Scientists are trying to save coral reefs. Here's what's working.

Without these interventions, scientists say the Earth’s coral reefs as we know them could disappear before the next century.

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The coral reefs around Fiji cover 3,800 square miles and face threats from climate change, overfishing, and pollution.

The world’s coral reefs do more for the planet than provide underwater beauty.

They buffer shorelines from the effects of hurricanes. An estimated 500 million people earn their livelihoods from the fishing stocks and tourism opportunities reefs provide. The tiny animals that give rise to reefs are even offering hope for new drugs to treat cancer and other diseases.

Despite their importance, warming waters, pollution, ocean acidification, overfishing, and physical destruction are killing coral reefs around the world. Schemes to save those reefs are as creative as they are varied; most recently, scientists released data showing that marine protected areas can help save reefs if they are placed in just the right spots. Genetics is also becoming a larger area of coral research, giving scientists hope they might one day restore reefs with more heat tolerant coral.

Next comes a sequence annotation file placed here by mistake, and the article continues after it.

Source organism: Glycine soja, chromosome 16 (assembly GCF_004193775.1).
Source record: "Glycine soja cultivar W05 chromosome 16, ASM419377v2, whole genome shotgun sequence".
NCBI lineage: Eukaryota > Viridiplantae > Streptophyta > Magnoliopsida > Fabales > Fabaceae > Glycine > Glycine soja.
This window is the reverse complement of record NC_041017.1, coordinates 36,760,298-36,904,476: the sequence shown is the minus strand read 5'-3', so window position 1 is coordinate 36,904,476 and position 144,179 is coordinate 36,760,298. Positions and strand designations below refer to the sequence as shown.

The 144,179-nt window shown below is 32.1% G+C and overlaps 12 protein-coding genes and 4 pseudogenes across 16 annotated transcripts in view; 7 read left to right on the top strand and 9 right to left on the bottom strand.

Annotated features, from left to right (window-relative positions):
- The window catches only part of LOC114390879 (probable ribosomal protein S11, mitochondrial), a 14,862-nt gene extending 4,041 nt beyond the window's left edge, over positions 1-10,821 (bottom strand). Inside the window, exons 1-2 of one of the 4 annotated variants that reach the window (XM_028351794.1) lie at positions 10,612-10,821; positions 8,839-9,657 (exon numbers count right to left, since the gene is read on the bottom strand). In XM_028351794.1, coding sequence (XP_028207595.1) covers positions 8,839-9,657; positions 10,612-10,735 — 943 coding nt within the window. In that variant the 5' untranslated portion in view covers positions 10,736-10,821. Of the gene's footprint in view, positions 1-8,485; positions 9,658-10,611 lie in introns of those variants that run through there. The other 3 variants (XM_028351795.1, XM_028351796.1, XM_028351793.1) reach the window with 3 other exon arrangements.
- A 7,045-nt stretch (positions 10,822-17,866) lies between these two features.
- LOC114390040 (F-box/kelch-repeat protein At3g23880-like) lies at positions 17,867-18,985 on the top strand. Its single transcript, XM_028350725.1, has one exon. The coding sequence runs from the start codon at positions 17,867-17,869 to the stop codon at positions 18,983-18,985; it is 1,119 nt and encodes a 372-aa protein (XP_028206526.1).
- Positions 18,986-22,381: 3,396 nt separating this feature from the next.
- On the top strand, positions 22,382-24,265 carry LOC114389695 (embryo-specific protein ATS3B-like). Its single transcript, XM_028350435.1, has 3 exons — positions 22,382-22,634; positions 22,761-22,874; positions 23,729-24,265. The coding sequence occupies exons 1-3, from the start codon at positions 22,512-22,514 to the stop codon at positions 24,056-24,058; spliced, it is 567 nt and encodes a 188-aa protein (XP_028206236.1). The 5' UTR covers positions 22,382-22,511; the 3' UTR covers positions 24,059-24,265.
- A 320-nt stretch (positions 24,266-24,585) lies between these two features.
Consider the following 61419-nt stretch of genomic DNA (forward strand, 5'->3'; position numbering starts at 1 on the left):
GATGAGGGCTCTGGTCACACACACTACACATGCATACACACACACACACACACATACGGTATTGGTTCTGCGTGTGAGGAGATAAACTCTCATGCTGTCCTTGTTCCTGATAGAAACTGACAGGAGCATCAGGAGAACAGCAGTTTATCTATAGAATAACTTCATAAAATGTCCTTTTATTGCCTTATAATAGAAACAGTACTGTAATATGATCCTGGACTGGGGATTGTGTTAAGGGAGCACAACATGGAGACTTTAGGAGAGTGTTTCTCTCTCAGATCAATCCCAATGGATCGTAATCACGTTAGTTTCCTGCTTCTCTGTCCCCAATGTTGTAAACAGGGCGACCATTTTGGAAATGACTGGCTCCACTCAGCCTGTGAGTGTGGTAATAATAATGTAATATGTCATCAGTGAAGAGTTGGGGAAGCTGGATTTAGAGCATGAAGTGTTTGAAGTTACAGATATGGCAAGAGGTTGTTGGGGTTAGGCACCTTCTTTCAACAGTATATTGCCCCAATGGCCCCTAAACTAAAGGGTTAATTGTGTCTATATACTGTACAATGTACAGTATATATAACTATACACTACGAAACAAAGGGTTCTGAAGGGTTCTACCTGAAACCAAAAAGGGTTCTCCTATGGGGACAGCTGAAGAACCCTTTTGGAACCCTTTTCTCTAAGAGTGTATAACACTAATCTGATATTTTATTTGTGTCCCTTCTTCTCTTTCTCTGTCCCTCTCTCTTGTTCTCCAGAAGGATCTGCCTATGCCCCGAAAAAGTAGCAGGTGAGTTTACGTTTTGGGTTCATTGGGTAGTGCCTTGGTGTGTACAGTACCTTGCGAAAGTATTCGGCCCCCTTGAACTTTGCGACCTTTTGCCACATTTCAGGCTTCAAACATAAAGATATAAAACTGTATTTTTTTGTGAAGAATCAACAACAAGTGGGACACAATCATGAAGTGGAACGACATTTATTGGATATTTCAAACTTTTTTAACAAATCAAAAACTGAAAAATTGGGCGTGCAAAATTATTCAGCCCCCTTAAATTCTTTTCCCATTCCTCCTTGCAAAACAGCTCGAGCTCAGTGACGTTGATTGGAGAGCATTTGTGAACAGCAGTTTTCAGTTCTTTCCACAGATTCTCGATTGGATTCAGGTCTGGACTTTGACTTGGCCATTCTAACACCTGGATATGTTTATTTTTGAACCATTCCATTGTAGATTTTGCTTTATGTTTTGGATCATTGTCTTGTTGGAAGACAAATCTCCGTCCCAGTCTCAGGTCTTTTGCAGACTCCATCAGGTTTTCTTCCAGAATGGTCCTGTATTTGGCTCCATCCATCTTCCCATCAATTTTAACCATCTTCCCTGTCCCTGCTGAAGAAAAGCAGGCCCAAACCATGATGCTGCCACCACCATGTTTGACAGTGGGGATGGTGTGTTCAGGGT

But now, in the lead-up to World Oceans Day on June 8, scientists caution that these and other strategies may only buy reefs time until world leaders implement aggressive climate change action.

Without a mix of long-term cuts in emissions and short-term innovation, there’s a not-so-far-off future where coral reefs as we know them simply cease to exist, says Anne Cohen, a coral expert at the Woods Hole Oceanographic Institution in Massachusetts.

Parks under the sea

Scientists often compare coral reefs to underwater rainforests, yet unlike the leafy plant base of a forest, corals are animals. The soft polyps inside the hard parts of corals are naturally translucent and get their famously vibrant...

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